The driving forces of reform
Over the past five years the MENA region has made a strong commitment to the reform of public governance. What have been the driving forces behind these reforms? Many MENA governments cite the need to attract investment and support economic growth as their primary motivation, based on growing recognition that weak public governance can pose a major barrier to private sector growth. Dissatisfaction with the comparatively weak growth performance of the region compared to other developing regions has also fuelled this response. Other governments have cited the need to combat corruption and state-building objectives as primary drivers for their comprehensive governance reform programme. The growing use of international rankings and greater collaboration with international conventions (such as World Trade Organisation membership) have also highlighted areas of governance needing attention, motivating and assisting governments to take action on a broad front.
This report reviews achievements in implementing public governance reforms in nine areas: human resource management, public finance, integrity, regulation and law drafting, administrative simplification, e-government, public-private partnerships, gender, and water resource management. Each area of reform is treated through a discussion of overall strategies and country case studies (listed in Annex A) profiling achievements in the first decade of the 21st century, and particularly the past five years.
Chapter 1 examines the overall strategies used by MENA governments to pursue reform, drawing on the rich experience contained in the nine chapters that follow. This review finds that two governmental poles have typically led these reform programmes across the region. Overall leadership has come from the prime ministers’ offices, with technical support from two specialised units attached to the prime ministry: ministries of public sector reform (a common feature of regional governments) and civil service bureaus. Despite tackling a broad agenda with very limited personnel and few if any operations outside the capital, these units have played key strategic, co-ordination and monitoring roles.
Finance ministries have also played a key role in reform implementation. As a major line agency with countrywide operations and day-to-day involvement with other central government agencies, ministries of finance have a strategic overview of government, both horizontally and vertically. Supported by generally strong management teams and greater operational flexibility than other line ministries, they have become centres for experimentation and innovation, even in non-financial areas such as outsourcing, public-private partnerships, e-government and personnel management.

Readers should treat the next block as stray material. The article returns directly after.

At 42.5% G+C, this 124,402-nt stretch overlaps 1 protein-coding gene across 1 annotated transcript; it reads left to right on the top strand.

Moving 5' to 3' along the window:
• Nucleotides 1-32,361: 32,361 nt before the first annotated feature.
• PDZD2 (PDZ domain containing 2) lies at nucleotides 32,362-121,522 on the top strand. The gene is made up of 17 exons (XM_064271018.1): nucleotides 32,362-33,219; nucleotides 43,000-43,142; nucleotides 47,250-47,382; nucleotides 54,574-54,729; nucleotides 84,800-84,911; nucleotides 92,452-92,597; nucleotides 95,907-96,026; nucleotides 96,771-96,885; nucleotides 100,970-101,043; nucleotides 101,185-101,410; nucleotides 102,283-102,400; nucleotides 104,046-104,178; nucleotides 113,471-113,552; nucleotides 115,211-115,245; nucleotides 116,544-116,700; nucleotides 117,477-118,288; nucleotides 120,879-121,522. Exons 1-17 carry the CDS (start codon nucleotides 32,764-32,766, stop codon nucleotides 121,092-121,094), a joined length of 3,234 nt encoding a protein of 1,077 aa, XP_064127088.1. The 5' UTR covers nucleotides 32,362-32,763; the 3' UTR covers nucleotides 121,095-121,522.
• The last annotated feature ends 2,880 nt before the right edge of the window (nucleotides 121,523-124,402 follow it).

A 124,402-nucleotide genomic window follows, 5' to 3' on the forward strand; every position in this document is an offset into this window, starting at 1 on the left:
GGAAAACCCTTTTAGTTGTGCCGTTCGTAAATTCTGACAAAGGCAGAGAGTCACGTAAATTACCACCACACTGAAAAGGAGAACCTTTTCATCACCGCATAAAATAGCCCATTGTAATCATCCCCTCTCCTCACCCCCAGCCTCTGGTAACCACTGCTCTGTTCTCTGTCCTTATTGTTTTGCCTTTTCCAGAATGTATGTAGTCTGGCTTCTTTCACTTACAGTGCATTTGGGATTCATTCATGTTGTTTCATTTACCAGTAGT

While reform strategies have naturally varied across countries in the region, they generally emphasise four pillars of public governance: policy-making capacities, public finance, human resource management and the rule of law. In reforms to each of these areas, governments have taken different approaches with differing results. Although it is impossible to generalise about such a diverse region, one overall impression from the case studies is that the most effective approaches have included consultation with internal and external stakeholders, experimentation to test innovations followed by a gradual, decentralised approach to implementation. These have tended to outperform top-down, centralised and non-participatory approaches. Value-based methods, such as developing codes of conduct, have also helped, when combined with stakeholder consultation and participation in implementation. Sustained leadership and determination in the face of the inevitable barriers have also been key to success in the MENA, as in other regions.
Chapter 3: Improving the management of public finances
Chapter 4: Fostering integrity in the public sector
Chapter 5: Ensuring high quality regulation
Chapter 7: Achievements in e-government